In collaboration with our partners at Futures Without Violence and the University of Pittsburgh Medical Center (UPMC), the AAP has developed 3 short, animated videos related to experiences of intimate partner violence (IPV) survivors during the COVID-19 pandemic.

For Families and IPV Survivors


Pediatricians and other pediatric health care providers can serve as a safe and trusted resource for those experiencing IPV. This video (2 minutes) was created to inform families and caregivers about supports that their child’s doctor can offer for IPV survivors.

Pediatric health care offices can share this video with their patients and families in several ways, such as:

  • Play the video in a waiting room
  • Include the video in an email newsletter
  • Post the video on your clinic’s website

This video is also available in the following languages:

For Pediatric Health Care Providers

IPV can manifest in unique ways within pediatric health care settings. This short video identifies some signs to look out for when caring for patients and families in your community.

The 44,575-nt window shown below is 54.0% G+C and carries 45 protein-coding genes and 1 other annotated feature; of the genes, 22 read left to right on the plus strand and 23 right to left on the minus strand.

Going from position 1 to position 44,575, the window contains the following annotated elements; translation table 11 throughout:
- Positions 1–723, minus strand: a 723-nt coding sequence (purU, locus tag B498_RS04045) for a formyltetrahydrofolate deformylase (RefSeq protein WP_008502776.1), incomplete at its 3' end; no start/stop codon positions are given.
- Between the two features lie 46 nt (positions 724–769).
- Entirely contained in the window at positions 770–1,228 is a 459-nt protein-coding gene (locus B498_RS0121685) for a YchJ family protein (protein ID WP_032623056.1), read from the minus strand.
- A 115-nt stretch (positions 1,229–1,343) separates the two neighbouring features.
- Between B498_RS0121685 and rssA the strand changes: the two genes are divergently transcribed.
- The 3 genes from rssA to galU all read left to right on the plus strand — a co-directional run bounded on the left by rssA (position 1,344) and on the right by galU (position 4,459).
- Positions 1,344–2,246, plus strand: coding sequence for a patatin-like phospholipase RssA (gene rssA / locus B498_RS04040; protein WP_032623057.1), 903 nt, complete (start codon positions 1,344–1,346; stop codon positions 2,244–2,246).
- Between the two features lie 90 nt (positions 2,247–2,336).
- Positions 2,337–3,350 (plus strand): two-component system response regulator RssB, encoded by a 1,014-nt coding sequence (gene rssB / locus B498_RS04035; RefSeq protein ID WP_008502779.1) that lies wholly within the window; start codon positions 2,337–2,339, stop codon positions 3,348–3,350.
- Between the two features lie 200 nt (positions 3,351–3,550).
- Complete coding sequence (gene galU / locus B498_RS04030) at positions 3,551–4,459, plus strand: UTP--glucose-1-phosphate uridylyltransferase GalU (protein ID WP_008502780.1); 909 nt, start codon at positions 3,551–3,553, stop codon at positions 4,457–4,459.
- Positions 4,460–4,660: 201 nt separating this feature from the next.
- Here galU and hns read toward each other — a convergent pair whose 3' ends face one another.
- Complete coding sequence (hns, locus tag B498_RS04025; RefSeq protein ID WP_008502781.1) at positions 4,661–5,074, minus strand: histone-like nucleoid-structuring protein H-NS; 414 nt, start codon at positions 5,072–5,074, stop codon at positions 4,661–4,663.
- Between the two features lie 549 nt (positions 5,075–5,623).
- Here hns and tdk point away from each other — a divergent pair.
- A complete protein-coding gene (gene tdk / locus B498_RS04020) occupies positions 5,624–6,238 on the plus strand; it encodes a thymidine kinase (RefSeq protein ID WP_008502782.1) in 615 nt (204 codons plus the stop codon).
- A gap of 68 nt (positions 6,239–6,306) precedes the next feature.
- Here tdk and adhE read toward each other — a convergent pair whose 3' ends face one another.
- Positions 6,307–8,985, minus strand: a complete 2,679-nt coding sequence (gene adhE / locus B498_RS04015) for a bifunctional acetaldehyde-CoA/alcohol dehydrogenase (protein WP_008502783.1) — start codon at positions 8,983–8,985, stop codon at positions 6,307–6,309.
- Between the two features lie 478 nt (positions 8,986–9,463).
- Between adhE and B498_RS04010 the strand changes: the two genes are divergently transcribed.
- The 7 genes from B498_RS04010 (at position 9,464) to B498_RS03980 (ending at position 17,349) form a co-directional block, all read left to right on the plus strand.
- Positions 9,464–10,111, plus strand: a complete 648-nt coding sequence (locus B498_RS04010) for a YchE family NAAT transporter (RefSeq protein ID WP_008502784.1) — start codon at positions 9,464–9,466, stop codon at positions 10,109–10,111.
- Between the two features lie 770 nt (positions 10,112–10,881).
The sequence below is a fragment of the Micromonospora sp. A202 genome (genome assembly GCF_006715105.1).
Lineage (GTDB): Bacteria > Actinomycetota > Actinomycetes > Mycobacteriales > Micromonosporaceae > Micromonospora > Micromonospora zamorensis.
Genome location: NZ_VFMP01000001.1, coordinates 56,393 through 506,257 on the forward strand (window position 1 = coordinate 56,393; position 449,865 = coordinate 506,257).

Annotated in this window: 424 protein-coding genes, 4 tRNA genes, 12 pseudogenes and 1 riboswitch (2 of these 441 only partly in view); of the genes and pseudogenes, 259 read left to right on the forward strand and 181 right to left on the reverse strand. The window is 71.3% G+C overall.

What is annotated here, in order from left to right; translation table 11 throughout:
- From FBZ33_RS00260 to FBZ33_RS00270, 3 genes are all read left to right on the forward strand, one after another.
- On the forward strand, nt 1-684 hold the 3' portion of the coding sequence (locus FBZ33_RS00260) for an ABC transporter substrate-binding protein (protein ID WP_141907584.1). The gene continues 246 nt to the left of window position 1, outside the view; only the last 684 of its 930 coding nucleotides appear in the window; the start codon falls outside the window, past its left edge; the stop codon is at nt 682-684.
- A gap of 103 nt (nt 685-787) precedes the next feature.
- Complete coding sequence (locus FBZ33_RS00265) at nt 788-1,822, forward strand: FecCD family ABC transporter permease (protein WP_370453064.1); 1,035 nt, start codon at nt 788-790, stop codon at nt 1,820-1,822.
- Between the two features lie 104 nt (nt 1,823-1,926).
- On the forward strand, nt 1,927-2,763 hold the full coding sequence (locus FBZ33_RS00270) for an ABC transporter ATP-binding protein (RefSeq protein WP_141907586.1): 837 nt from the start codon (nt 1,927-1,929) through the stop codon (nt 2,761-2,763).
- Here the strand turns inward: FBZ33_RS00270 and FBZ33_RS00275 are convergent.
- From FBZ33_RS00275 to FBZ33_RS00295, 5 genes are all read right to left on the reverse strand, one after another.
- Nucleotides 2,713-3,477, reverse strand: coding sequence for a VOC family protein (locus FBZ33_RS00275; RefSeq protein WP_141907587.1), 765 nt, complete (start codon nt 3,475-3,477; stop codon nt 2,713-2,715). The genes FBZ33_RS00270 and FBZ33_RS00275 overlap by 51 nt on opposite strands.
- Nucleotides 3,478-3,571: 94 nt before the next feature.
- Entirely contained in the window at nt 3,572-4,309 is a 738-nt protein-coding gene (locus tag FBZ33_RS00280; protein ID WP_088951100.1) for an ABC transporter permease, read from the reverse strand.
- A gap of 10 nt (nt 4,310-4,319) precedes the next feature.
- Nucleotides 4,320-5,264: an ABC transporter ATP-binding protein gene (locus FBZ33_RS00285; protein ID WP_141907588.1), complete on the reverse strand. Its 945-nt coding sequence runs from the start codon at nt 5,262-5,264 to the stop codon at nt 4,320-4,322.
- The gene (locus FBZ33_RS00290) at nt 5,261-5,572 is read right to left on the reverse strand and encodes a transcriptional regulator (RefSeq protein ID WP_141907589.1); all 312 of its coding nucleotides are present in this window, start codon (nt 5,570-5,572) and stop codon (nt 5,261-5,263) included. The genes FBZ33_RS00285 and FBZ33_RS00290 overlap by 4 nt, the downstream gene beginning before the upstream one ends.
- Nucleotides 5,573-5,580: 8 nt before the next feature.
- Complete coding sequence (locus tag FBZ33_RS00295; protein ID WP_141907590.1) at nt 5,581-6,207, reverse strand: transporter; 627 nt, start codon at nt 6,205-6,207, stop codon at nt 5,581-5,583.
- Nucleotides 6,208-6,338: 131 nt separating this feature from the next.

To best support the families that you care for, it is important to be aware of the resources within your community – including those that offer support to IPV survivors and their families. This video shares practical tips to get started in building and strengthening partnerships with these organizations.

These videos can be used to build awareness of IPV among pediatric health care providers, and can be shared in several ways, including:

  • Share with pediatric trainees and residents via a newsletter or curricular resources
  • Include in presentations to professional groups
  • Post on social media pages

All videos have Closed Captioning.


National Domestic Violence Hotline

Call 1.800.799.SAFE (7233) 24/7 to get connected with a live advocate. Visit for more information and assistance.

This project was supported by the Cooperative Agreement Number, NU38OT000282, funded by the Centers for Disease Control and Prevention. Its contents are solely the responsibility of the authors and do not necessarily represent the official views of the Centers for Disease Control and Prevention or the Department of Health and Human Services.

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American Academy of Pediatrics